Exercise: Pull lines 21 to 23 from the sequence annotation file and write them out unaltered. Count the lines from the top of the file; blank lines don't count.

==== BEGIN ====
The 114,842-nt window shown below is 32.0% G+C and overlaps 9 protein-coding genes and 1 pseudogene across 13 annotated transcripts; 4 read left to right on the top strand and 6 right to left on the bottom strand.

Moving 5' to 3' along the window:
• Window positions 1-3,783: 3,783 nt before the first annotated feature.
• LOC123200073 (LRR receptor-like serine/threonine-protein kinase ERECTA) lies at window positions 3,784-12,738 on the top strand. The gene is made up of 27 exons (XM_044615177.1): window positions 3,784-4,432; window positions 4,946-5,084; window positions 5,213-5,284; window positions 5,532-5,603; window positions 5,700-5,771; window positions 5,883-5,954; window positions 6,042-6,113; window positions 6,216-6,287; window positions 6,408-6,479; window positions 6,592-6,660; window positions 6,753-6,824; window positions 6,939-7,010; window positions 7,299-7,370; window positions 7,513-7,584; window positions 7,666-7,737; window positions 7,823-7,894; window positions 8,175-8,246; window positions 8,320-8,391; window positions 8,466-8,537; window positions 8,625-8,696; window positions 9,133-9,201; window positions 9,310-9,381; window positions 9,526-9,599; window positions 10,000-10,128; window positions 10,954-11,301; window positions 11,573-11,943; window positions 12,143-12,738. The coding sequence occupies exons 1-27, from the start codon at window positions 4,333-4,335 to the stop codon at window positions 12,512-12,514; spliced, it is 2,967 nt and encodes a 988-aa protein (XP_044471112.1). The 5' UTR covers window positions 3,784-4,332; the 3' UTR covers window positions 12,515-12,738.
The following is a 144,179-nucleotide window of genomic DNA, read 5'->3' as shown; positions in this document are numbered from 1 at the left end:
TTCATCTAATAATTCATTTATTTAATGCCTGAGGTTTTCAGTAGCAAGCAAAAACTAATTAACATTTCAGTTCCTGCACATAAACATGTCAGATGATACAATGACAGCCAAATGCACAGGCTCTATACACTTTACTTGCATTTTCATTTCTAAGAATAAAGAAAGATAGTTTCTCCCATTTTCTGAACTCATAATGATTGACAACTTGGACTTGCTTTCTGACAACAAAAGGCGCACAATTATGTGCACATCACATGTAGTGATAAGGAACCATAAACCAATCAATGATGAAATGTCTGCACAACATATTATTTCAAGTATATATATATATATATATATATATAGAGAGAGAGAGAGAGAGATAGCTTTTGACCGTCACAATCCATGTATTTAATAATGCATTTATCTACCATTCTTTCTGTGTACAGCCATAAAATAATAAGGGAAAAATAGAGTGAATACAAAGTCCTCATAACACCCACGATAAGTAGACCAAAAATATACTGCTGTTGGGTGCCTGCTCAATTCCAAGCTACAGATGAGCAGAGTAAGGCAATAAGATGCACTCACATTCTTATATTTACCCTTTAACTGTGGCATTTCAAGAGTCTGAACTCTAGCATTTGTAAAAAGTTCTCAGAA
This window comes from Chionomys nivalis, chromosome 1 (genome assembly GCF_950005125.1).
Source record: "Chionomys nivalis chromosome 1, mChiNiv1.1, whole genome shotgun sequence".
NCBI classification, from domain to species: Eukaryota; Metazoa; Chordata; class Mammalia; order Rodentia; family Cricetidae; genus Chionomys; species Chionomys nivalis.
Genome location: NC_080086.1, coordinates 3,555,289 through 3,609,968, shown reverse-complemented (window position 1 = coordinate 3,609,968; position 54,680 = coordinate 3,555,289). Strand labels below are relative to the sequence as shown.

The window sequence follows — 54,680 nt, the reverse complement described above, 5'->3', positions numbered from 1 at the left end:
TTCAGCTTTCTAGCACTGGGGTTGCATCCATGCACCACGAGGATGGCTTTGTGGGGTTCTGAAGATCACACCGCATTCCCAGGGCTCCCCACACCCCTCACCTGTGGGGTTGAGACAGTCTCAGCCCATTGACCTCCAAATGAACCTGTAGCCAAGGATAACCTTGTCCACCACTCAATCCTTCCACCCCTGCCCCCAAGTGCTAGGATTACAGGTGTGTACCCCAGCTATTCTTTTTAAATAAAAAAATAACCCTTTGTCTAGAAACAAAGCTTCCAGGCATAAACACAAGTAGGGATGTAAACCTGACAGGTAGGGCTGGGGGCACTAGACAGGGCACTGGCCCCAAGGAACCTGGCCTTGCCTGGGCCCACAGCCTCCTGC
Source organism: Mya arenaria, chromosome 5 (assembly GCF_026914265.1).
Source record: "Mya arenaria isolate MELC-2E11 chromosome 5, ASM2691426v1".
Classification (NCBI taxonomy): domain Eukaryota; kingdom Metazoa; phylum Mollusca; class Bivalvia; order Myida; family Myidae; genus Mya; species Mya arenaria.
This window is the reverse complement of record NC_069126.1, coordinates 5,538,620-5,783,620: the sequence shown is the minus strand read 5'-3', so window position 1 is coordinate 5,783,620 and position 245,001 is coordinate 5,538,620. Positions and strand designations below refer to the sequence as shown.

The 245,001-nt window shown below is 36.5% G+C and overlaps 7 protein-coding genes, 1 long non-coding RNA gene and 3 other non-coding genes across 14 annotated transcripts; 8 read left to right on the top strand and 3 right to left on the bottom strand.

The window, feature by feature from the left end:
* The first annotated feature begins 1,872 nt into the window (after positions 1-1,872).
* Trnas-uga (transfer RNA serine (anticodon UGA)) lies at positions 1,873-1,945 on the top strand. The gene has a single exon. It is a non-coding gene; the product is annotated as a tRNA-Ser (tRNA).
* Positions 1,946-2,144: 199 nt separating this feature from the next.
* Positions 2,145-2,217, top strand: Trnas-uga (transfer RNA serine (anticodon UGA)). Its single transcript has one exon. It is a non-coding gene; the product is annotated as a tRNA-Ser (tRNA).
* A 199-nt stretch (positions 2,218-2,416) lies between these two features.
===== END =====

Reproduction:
* Positions 1,946-2,144: 199 nt separating this feature from the next.
* Positions 2,145-2,217, top strand: Trnas-uga (transfer RNA serine (anticodon UGA)). Its single transcript has one exon. It is a non-coding gene; the product is annotated as a tRNA-Ser (tRNA).
* A 199-nt stretch (positions 2,218-2,416) lies between these two features.